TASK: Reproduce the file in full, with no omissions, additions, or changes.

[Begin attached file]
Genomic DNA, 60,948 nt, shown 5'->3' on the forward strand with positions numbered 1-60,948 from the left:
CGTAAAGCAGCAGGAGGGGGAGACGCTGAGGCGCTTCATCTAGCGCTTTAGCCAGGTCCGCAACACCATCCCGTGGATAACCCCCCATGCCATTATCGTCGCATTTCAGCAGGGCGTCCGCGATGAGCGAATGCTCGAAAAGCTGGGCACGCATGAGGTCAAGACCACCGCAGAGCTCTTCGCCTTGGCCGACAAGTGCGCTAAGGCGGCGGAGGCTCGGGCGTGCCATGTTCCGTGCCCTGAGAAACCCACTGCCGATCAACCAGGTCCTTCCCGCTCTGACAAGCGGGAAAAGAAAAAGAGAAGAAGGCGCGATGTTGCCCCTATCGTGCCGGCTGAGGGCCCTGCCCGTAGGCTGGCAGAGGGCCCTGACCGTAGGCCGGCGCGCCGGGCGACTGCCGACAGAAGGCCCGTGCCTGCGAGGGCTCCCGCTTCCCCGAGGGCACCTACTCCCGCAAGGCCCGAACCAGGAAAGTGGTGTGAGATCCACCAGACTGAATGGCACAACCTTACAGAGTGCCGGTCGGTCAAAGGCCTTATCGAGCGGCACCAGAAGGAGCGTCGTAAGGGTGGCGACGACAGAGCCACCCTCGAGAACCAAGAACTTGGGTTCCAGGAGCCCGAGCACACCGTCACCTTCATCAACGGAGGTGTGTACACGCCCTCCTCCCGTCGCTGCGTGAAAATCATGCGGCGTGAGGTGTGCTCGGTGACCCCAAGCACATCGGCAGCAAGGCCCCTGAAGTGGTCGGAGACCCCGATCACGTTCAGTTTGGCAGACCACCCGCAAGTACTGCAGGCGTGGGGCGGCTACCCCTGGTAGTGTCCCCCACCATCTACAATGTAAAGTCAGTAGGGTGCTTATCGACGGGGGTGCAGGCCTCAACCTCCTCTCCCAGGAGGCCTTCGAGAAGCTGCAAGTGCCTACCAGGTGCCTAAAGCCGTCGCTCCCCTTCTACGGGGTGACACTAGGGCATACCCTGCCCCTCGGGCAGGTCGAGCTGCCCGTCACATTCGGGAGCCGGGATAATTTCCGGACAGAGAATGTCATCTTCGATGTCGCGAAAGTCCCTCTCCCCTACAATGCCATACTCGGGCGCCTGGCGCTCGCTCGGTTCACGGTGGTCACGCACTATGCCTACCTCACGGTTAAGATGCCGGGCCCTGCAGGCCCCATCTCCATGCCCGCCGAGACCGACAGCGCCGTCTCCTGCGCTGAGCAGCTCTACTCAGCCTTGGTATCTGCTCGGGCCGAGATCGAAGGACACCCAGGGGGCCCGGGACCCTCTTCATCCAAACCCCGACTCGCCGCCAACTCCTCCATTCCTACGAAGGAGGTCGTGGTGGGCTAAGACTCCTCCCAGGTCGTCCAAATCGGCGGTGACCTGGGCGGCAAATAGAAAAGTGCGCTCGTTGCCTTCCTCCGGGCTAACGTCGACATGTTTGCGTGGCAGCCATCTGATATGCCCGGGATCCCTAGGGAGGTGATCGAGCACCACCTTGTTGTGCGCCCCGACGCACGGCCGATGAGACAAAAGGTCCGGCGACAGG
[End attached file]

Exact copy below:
Genomic DNA, 60,948 nt, shown 5'->3' on the forward strand with positions numbered 1-60,948 from the left:
CGTAAAGCAGCAGGAGGGGGAGACGCTGAGGCGCTTCATCTAGCGCTTTAGCCAGGTCCGCAACACCATCCCGTGGATAACCCCCCATGCCATTATCGTCGCATTTCAGCAGGGCGTCCGCGATGAGCGAATGCTCGAAAAGCTGGGCACGCATGAGGTCAAGACCACCGCAGAGCTCTTCGCCTTGGCCGACAAGTGCGCTAAGGCGGCGGAGGCTCGGGCGTGCCATGTTCCGTGCCCTGAGAAACCCACTGCCGATCAACCAGGTCCTTCCCGCTCTGACAAGCGGGAAAAGAAAAAGAGAAGAAGGCGCGATGTTGCCCCTATCGTGCCGGCTGAGGGCCCTGCCCGTAGGCTGGCAGAGGGCCCTGACCGTAGGCCGGCGCGCCGGGCGACTGCCGACAGAAGGCCCGTGCCTGCGAGGGCTCCCGCTTCCCCGAGGGCACCTACTCCCGCAAGGCCCGAACCAGGAAAGTGGTGTGAGATCCACCAGACTGAATGGCACAACCTTACAGAGTGCCGGTCGGTCAAAGGCCTTATCGAGCGGCACCAGAAGGAGCGTCGTAAGGGTGGCGACGACAGAGCCACCCTCGAGAACCAAGAACTTGGGTTCCAGGAGCCCGAGCACACCGTCACCTTCATCAACGGAGGTGTGTACACGCCCTCCTCCCGTCGCTGCGTGAAAATCATGCGGCGTGAGGTGTGCTCGGTGACCCCAAGCACATCGGCAGCAAGGCCCCTGAAGTGGTCGGAGACCCCGATCACGTTCAGTTTGGCAGACCACCCGCAAGTACTGCAGGCGTGGGGCGGCTACCCCTGGTAGTGTCCCCCACCATCTACAATGTAAAGTCAGTAGGGTGCTTATCGACGGGGGTGCAGGCCTCAACCTCCTCTCCCAGGAGGCCTTCGAGAAGCTGCAAGTGCCTACCAGGTGCCTAAAGCCGTCGCTCCCCTTCTACGGGGTGACACTAGGGCATACCCTGCCCCTCGGGCAGGTCGAGCTGCCCGTCACATTCGGGAGCCGGGATAATTTCCGGACAGAGAATGTCATCTTCGATGTCGCGAAAGTCCCTCTCCCCTACAATGCCATACTCGGGCGCCTGGCGCTCGCTCGGTTCACGGTGGTCACGCACTATGCCTACCTCACGGTTAAGATGCCGGGCCCTGCAGGCCCCATCTCCATGCCCGCCGAGACCGACAGCGCCGTCTCCTGCGCTGAGCAGCTCTACTCAGCCTTGGTATCTGCTCGGGCCGAGATCGAAGGACACCCAGGGGGCCCGGGACCCTCTTCATCCAAACCCCGACTCGCCGCCAACTCCTCCATTCCTACGAAGGAGGTCGTGGTGGGCTAAGACTCCTCCCAGGTCGTCCAAATCGGCGGTGACCTGGGCGGCAAATAGAAAAGTGCGCTCGTTGCCTTCCTCCGGGCTAACGTCGACATGTTTGCGTGGCAGCCATCTGATATGCCCGGGATCCCTAGGGAGGTGATCGAGCACCACCTTGTTGTGCGCCCCGACGCACGGCCGATGAGACAAAAGGTCCGGCGACAGG